Impending climate challenges will require various solutions depending on context and local factors, but the CIAT report makes one recommendation clear: farmers should adapt.
The Ways Forward
Researchers from CIAT and elsewhere have modeled climate predictions across much of the coffee-growing world, particularly the effects on arabica production. As in Haiti, the effects are not expected to be uniform.
A report commissioned by the Consultative Group for International Agricultural Research suggests that Brazil may find its area suitable for arabica coffee reduced by 25 percent by 2050. East African producers, on the other hand, could see increased rainfall and shorter dry seasons. The report predicts there will be “little change in suitability of the areas in Ethiopia, Kenya, Rwanda, and Burundi” that currently grow arabica coffee. Indonesia, the fourth-largest coffee producer in the world, and much of the rest of the Asia-Pacific would likely see relatively minor changes in rainfall but lose arabica production area overall.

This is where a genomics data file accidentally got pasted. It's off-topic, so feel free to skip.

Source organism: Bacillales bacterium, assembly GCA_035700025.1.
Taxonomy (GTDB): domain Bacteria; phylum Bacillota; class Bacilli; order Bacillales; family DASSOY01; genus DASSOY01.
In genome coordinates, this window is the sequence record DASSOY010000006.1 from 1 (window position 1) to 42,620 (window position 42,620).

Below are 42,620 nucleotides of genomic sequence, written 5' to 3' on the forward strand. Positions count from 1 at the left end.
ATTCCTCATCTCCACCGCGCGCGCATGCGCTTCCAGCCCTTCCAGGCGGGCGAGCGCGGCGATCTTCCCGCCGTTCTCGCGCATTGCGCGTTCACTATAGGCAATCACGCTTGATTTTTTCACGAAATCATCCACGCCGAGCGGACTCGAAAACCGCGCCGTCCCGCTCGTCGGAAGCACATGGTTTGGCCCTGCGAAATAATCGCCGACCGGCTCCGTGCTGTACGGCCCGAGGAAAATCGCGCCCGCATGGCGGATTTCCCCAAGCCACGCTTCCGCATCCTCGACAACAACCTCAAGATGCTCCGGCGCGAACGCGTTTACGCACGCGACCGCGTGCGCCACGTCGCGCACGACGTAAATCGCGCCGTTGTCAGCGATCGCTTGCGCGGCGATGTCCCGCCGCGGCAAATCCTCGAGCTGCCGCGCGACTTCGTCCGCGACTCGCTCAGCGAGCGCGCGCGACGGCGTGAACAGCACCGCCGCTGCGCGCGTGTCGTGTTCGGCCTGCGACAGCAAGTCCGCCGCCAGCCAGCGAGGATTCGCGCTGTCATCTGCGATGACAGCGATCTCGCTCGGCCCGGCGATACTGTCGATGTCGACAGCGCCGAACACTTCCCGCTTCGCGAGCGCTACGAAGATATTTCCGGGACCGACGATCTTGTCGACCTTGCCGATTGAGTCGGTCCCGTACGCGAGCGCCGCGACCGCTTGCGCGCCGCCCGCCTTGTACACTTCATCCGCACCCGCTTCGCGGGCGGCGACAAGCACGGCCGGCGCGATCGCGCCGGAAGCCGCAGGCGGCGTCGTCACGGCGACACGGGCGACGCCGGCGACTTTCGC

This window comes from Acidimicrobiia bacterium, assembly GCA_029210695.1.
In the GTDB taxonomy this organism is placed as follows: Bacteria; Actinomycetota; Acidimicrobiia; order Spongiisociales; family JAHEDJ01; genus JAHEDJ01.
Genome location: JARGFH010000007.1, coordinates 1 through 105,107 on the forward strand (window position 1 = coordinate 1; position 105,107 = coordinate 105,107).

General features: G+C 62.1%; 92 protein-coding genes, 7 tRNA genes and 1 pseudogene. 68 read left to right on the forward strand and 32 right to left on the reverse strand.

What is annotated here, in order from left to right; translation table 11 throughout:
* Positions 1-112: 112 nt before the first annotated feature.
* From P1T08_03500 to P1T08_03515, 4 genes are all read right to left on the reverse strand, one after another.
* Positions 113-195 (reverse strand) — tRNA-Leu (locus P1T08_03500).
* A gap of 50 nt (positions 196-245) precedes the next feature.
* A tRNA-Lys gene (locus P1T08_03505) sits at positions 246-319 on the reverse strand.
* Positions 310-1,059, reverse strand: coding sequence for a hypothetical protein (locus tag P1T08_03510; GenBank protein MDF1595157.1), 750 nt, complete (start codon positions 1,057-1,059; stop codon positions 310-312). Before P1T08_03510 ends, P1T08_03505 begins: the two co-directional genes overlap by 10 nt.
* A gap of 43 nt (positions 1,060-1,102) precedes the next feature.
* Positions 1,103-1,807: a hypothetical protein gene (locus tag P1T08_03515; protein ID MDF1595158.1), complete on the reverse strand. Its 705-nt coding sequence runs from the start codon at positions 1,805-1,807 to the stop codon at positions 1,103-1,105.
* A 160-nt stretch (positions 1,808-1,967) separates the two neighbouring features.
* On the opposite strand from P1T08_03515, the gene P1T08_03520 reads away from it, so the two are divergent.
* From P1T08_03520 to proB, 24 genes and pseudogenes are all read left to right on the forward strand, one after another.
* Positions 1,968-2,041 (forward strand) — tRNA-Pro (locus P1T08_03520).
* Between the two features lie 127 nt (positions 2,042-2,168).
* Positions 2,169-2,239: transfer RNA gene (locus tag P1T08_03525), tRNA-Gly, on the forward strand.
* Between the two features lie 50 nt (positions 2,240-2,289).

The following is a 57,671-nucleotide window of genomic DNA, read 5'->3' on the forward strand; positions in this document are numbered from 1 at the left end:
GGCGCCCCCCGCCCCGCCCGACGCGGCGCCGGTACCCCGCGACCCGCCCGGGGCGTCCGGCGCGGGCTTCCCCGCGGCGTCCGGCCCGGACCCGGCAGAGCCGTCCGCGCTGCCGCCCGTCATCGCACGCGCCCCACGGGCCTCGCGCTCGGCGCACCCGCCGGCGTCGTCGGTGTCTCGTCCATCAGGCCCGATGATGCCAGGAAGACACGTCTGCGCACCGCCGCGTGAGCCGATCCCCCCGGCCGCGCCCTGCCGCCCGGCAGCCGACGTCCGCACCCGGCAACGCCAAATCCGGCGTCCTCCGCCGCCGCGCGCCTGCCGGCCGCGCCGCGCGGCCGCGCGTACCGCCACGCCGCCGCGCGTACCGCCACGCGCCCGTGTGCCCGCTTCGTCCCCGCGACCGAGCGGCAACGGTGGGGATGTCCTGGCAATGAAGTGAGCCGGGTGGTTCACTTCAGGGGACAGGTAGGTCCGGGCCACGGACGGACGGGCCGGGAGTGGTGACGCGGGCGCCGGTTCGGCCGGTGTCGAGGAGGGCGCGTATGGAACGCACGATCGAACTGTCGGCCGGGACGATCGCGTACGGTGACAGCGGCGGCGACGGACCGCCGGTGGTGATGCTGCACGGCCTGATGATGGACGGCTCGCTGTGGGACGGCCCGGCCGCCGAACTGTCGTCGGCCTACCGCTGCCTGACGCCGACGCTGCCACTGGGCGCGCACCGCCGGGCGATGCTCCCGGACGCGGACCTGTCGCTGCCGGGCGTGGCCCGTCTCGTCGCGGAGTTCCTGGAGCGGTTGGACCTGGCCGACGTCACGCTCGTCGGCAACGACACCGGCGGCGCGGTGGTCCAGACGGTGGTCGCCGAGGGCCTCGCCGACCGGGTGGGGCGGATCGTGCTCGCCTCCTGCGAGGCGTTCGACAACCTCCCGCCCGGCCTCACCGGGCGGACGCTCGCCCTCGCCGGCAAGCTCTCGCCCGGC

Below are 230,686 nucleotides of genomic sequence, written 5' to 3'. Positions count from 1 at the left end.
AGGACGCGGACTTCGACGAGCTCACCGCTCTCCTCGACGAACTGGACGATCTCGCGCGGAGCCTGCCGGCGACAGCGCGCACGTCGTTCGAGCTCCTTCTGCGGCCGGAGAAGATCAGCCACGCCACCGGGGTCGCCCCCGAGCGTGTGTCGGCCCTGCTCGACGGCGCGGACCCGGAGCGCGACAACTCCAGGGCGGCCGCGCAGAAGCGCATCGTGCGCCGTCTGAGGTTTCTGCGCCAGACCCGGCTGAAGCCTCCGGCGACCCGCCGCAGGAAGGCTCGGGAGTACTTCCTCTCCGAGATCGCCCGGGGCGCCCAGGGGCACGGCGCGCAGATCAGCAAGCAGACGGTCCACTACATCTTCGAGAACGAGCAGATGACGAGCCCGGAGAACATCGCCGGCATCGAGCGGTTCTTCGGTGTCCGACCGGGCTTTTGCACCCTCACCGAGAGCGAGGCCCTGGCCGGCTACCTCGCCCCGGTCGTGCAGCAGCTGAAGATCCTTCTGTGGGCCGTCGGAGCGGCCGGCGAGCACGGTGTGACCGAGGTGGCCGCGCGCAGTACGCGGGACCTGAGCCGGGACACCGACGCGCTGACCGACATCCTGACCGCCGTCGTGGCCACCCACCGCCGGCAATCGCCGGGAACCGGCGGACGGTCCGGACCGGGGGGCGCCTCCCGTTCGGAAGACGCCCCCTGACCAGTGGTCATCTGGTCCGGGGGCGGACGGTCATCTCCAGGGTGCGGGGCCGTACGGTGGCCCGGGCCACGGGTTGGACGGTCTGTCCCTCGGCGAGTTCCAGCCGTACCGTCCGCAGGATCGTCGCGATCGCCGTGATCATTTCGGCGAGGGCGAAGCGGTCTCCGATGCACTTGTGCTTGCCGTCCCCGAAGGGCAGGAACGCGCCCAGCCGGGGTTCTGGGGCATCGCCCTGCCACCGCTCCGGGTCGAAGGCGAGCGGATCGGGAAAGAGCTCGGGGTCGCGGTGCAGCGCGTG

What’s the mechanism for climate threatening coffee cultivation? The variations in climate can be particularly damaging. Too much moisture can promote leaf rust, whose orangish spores attack leaves and prevent plants from photosynthesizing, which can destroy an entire farm in a single season. In 2012, a rust epidemic caused an estimated $1 billion in crop losses across Central America. Too little rain, on the other hand, will stress plants’ ability to produce full crops. Drier conditions can also be favorable to certain types of the borer beetles that attack coffee.